The iconic song writing talent of Bob Dylan in addition to his very distinctive and unique voice and his controversial but very thought provoking lyrics ranks Dylan as a elite in the modern American music history. Any one who has come into contact with his Dylan's expansive works would be truly unfair to disapprove that they have a lot of talent in them. Dylan's song 'Hurricane' which forms the topic of discussion in this paper is very rich in its demonstration of contemporary social elements in regard to equity, race, and literary aspects on genre, language and metaphor. This is reinforced with his individualistic and unique songwriting talent that puts him on an excellence plateau that cannot be rivaled by any other modern artist. The song Hurricane ranks as one of the artist's true masterpiece as it has a rich incorporation of the finest aspects of Dylan's literary styles and talent in song writing.
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Basically the song gives a gripping story in form of a narration about a boxer of the African American decent who finds himself in the wrong books of the law after he is wrongly accuse of a murder crime that he did not commit. The man is convicted on a false trial and imprisoned but all this is executed on racial grounds. Dylan's portrayal of thought in regard to the above controversial topic (racism) is just amazing in the way that he deeply expresses his feelings about this in a span of eight minutes. Through the tone of her voice that is some how harsh and very serious at the same time you can easily tell that this is a protest song and his tone also indicates that he some how believes in what he tries to get through. The song can be interpreted as a protest to the racial injustices that the convicted man is made to go through in the hands of a racist jury. The theme of the song is very well blended with the excellent combination of the harmonica and the acoustic guitar (Williams, 2004).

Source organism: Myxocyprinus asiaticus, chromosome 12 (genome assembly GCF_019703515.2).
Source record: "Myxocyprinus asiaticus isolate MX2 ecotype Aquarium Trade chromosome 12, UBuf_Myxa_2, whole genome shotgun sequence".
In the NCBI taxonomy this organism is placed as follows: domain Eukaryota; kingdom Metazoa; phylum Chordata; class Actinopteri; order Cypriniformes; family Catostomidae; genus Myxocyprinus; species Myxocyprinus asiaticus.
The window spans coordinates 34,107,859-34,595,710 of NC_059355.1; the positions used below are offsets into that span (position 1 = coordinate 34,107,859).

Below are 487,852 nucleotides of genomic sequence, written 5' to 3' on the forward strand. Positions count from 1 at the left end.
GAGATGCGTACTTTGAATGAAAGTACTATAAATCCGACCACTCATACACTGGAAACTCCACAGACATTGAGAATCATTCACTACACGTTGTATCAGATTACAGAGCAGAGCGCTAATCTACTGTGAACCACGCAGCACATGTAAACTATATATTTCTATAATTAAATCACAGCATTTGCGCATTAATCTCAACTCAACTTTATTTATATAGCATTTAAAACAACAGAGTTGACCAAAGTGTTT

Some of the aspects of the song that gives it some kind of poetic overtone lie in the way the song is generally presented. The first and very important aspect that is quite obvious about the song is that it is presented in a verse which is one of the common characteristics that a song shares with a poem. The song is built in eleven verses each containing nine lines or stanzas. It is then characterized by a lot of rhyme which allows it to flow with rhythm. For instance in the second stanza we have the words stops, cops and cops rhyming, in the third stanza we have the words town, crown and down and so on. The rhyme enriches the song with its musicality and hence it unfolds with a smooth flow.
Another striking thing that is unique in the song is the lyrics. The allusion of the lyrics to the character on trial in regard to his African race is exceptionally incredible. For instance in the lines 'We want to pin triple murder on him' and also 'He aint no gentle man Jim' clearly communicate the racist character of the jury. More importantly the reference of the black man on trial using the word 'Jim' is original as it is drawn directly from the context of racism (remember the 'Jim' crow laws that discriminated against color). The use of the black American accent in words like 'aint, runnin, monin' which is quite distinct from the Standard English language is also quite allusive (Williams, 2004).